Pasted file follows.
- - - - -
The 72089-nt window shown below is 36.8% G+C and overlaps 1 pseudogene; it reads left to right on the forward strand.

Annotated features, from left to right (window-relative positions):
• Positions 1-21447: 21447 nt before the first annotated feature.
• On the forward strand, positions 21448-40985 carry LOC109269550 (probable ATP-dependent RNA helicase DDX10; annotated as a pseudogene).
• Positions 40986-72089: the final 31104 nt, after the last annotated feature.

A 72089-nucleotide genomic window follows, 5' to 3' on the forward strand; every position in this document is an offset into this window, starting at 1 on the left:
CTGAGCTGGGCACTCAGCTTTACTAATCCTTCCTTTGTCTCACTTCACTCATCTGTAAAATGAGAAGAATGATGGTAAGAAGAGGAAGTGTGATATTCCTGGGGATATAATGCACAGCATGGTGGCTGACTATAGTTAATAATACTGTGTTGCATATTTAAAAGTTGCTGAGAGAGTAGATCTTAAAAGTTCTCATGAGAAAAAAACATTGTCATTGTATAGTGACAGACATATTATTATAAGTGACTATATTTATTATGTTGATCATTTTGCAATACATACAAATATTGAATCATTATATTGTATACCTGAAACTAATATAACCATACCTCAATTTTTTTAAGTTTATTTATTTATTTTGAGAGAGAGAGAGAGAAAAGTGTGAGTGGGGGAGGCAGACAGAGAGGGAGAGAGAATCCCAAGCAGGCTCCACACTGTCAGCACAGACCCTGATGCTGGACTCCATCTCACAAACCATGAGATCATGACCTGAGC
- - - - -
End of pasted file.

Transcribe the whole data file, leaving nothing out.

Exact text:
The 72089-nt window shown below is 36.8% G+C and overlaps 1 pseudogene; it reads left to right on the forward strand.

Annotated features, from left to right (window-relative positions):
• Positions 1-21447: 21447 nt before the first annotated feature.
• On the forward strand, positions 21448-40985 carry LOC109269550 (probable ATP-dependent RNA helicase DDX10; annotated as a pseudogene).
• Positions 40986-72089: the final 31104 nt, after the last annotated feature.

A 72089-nucleotide genomic window follows, 5' to 3' on the forward strand; every position in this document is an offset into this window, starting at 1 on the left:
CTGAGCTGGGCACTCAGCTTTACTAATCCTTCCTTTGTCTCACTTCACTCATCTGTAAAATGAGAAGAATGATGGTAAGAAGAGGAAGTGTGATATTCCTGGGGATATAATGCACAGCATGGTGGCTGACTATAGTTAATAATACTGTGTTGCATATTTAAAAGTTGCTGAGAGAGTAGATCTTAAAAGTTCTCATGAGAAAAAAACATTGTCATTGTATAGTGACAGACATATTATTATAAGTGACTATATTTATTATGTTGATCATTTTGCAATACATACAAATATTGAATCATTATATTGTATACCTGAAACTAATATAACCATACCTCAATTTTTTTAAGTTTATTTATTTATTTTGAGAGAGAGAGAGAGAAAAGTGTGAGTGGGGGAGGCAGACAGAGAGGGAGAGAGAATCCCAAGCAGGCTCCACACTGTCAGCACAGACCCTGATGCTGGACTCCATCTCACAAACCATGAGATCATGACCTGAGC